Antonia Maioni wrote an article called Grits: Be bold, or get lost in today’s Globe and Mail. I agree with the premise of her article, that is, that boldness is required for my dear Libs to get back on board as the natural governing party, but I can’t help but think that she may be a little bit off-base in her recommendations. Take this one, for example:
Move away from the middle of the road: For years, Liberals have fed off the notion of moderation and centrism, of being neither here nor there. But the middle of the road can be a dangerous place – especially if you don’t know where you’re going. The Liberal Party’s challenge is to reimagine the political spectrum as a multidimensional space, not just a flat line where they struggle to hold an imaginary middle position.
Let’s ignore the multidimensional space comment for a minute (I’m not entirely sure what the implication is, although I think I kind of manage to address it) and attack the conceit of the first sentence.
Centrism doesn’t mean being in the middle of the road or being “neither here nor there”—not by definition, at any rate. To suggest otherwise is to be suckered by campaign rhetoric and, maybe, some of the campaign performances of the recent past. The political centre isn’t about not knowing which way you’re going, either. That’s skewing the stance with partisan rhetoric, too.
Centrism is about moderation, but moderation doesn’t mean caution and hand-wringing. It means understanding what you’re going to do, making sure it’s the best choice, supporting your argument, and then acting after measured thought.
Centrism is about shrugging off the accepted notions of the left and the right, about looking at an issue, researching it, learning, talking to the parties involved, and making the best decision.
Centrism is about being firm in your conviction that to accomplish great things, one must understand what it is one’s trying to accomplish, and trusting the facts to be the force to guide you to those great things.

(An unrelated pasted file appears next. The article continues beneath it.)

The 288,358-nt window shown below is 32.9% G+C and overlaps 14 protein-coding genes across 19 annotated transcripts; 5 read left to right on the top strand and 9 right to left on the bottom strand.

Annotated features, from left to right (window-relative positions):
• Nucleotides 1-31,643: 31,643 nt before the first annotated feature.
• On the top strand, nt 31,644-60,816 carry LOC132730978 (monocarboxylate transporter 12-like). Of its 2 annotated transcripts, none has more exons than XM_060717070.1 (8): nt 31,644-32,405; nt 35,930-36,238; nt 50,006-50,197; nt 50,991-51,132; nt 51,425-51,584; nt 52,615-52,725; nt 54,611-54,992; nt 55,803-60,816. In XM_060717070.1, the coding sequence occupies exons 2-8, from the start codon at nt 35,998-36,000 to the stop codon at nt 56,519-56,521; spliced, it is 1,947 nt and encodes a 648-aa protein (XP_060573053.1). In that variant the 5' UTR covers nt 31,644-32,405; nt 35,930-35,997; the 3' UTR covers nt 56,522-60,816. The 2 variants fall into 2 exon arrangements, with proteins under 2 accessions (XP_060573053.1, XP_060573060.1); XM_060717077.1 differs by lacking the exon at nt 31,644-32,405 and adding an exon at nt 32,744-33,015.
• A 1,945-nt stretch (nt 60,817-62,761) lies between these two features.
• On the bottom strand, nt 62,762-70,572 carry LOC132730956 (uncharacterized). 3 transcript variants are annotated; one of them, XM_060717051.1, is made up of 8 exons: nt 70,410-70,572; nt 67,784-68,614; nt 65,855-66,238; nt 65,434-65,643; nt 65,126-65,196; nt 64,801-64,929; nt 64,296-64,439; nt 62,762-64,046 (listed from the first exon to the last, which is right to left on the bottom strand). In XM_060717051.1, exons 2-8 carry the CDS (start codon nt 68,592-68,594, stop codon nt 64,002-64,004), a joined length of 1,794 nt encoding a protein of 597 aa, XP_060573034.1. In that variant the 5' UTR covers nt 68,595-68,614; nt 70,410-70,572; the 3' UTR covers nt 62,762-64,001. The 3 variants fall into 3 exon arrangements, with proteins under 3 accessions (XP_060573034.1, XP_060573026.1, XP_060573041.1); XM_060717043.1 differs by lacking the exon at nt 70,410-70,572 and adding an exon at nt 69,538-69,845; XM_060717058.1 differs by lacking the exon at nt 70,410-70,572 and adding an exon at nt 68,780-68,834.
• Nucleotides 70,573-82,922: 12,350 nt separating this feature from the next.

Centrism is about basing policy on dialogue, research, and truth.
Centrism is about doing what’s best, not about what’s doing what’s best for your base.
Centrism is about social justice, and making sure that .
Centrism is about what’s fair. Not what’s equal: what’s fair.
And you know what galls me most of all? This stance has become the third choice of Canadians. Basing policy on facts instead of feelings? How is that a bad thing? Wanting more information? Having a history of surplus and strong economies? Building jobs while improving health care? Finding more money for programs in ways that don’t bankrupt the taxpayer? How are any of these things bad?
There’s a lot of rancor surrounding the idea that the Liberals think of themselves as the natural governing party. And yeah, that’s arrogant, and it has to go. But really, when you look at how the other parties base their platforms and policies – the right on what feels conservative and traditional and sounds economically sound (even though it actually isn’t), and the left on what is most socially just (but fiscally unsustainable) – then you start to see the strength of a centrist position.
And centrists can be radical, too. Knowing that this country needs a major shift back to a strong middle-class and energy sustainability past the life of tar sands, building more jobs at home and ensuring that those retiring from their jobs are going to have the health care they need, and a better focus on social justice, as Bob Rae put it in his speech at the Summer Caucus… this is a pretty radical departure from what has been the status quo. It would require a major economic restructuring, serious information gathering, teams of professional consultants from all sorts of fields, and a major push for social stability.
That doesn’t sound like a party that doesn’t know what it wants. That sounds like a radical centrist to me.
Paddle your own canoe, guys and gals.